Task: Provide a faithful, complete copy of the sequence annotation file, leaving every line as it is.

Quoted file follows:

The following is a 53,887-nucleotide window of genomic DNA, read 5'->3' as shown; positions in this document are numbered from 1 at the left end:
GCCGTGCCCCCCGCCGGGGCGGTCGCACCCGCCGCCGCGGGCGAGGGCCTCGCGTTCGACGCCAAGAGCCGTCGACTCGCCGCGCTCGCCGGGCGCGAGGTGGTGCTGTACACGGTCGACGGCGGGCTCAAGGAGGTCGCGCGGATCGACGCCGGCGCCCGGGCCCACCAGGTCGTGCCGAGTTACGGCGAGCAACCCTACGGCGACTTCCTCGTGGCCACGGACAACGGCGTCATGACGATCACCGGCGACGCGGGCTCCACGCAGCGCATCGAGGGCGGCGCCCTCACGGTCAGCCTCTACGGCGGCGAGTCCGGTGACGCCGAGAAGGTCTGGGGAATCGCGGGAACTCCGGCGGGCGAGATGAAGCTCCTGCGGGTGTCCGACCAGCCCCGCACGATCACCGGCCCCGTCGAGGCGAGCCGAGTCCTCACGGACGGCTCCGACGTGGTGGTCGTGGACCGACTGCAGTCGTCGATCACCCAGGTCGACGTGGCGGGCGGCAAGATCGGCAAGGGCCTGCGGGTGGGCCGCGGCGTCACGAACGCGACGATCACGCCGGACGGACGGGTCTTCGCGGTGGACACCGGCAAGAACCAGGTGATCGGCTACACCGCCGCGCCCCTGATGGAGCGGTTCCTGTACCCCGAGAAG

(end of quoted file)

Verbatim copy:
The following is a 53,887-nucleotide window of genomic DNA, read 5'->3' as shown; positions in this document are numbered from 1 at the left end:
GCCGTGCCCCCCGCCGGGGCGGTCGCACCCGCCGCCGCGGGCGAGGGCCTCGCGTTCGACGCCAAGAGCCGTCGACTCGCCGCGCTCGCCGGGCGCGAGGTGGTGCTGTACACGGTCGACGGCGGGCTCAAGGAGGTCGCGCGGATCGACGCCGGCGCCCGGGCCCACCAGGTCGTGCCGAGTTACGGCGAGCAACCCTACGGCGACTTCCTCGTGGCCACGGACAACGGCGTCATGACGATCACCGGCGACGCGGGCTCCACGCAGCGCATCGAGGGCGGCGCCCTCACGGTCAGCCTCTACGGCGGCGAGTCCGGTGACGCCGAGAAGGTCTGGGGAATCGCGGGAACTCCGGCGGGCGAGATGAAGCTCCTGCGGGTGTCCGACCAGCCCCGCACGATCACCGGCCCCGTCGAGGCGAGCCGAGTCCTCACGGACGGCTCCGACGTGGTGGTCGTGGACCGACTGCAGTCGTCGATCACCCAGGTCGACGTGGCGGGCGGCAAGATCGGCAAGGGCCTGCGGGTGGGCCGCGGCGTCACGAACGCGACGATCACGCCGGACGGACGGGTCTTCGCGGTGGACACCGGCAAGAACCAGGTGATCGGCTACACCGCCGCGCCCCTGATGGAGCGGTTCCTGTACCCCGAGAAG